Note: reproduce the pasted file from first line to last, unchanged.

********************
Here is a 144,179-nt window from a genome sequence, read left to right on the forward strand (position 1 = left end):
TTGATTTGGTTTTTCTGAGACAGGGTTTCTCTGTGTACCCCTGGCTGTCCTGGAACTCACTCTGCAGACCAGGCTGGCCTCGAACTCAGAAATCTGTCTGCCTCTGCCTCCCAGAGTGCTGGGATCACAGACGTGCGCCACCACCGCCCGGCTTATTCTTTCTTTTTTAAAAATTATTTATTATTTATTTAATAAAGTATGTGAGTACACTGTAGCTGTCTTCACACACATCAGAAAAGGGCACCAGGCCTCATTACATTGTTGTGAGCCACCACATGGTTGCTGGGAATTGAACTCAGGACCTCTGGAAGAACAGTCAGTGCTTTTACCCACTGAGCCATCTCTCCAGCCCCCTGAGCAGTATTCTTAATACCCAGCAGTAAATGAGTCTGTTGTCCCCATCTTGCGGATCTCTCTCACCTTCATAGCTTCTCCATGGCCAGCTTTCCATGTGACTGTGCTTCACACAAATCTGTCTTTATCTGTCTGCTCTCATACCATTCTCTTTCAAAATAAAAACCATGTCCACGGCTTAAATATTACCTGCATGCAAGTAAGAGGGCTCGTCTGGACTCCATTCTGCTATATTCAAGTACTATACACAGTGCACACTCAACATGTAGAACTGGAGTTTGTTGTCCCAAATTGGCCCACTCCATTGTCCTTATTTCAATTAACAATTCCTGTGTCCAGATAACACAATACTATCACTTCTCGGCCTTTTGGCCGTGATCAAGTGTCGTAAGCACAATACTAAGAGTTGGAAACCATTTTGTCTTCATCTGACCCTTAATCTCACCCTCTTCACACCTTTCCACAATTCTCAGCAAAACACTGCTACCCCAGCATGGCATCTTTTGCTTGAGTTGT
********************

Here is a 144,179-nt window from a genome sequence, read left to right on the forward strand (position 1 = left end):
TTGATTTGGTTTTTCTGAGACAGGGTTTCTCTGTGTACCCCTGGCTGTCCTGGAACTCACTCTGCAGACCAGGCTGGCCTCGAACTCAGAAATCTGTCTGCCTCTGCCTCCCAGAGTGCTGGGATCACAGACGTGCGCCACCACCGCCCGGCTTATTCTTTCTTTTTTAAAAATTATTTATTATTTATTTAATAAAGTATGTGAGTACACTGTAGCTGTCTTCACACACATCAGAAAAGGGCACCAGGCCTCATTACATTGTTGTGAGCCACCACATGGTTGCTGGGAATTGAACTCAGGACCTCTGGAAGAACAGTCAGTGCTTTTACCCACTGAGCCATCTCTCCAGCCCCCTGAGCAGTATTCTTAATACCCAGCAGTAAATGAGTCTGTTGTCCCCATCTTGCGGATCTCTCTCACCTTCATAGCTTCTCCATGGCCAGCTTTCCATGTGACTGTGCTTCACACAAATCTGTCTTTATCTGTCTGCTCTCATACCATTCTCTTTCAAAATAAAAACCATGTCCACGGCTTAAATATTACCTGCATGCAAGTAAGAGGGCTCGTCTGGACTCCATTCTGCTATATTCAAGTACTATACACAGTGCACACTCAACATGTAGAACTGGAGTTTGTTGTCCCAAATTGGCCCACTCCATTGTCCTTATTTCAATTAACAATTCCTGTGTCCAGATAACACAATACTATCACTTCTCGGCCTTTTGGCCGTGATCAAGTGTCGTAAGCACAATACTAAGAGTTGGAAACCATTTTGTCTTCATCTGACCCTTAATCTCACCCTCTTCACACCTTTCCACAATTCTCAGCAAAACACTGCTACCCCAGCATGGCATCTTTTGCTTGAGTTGT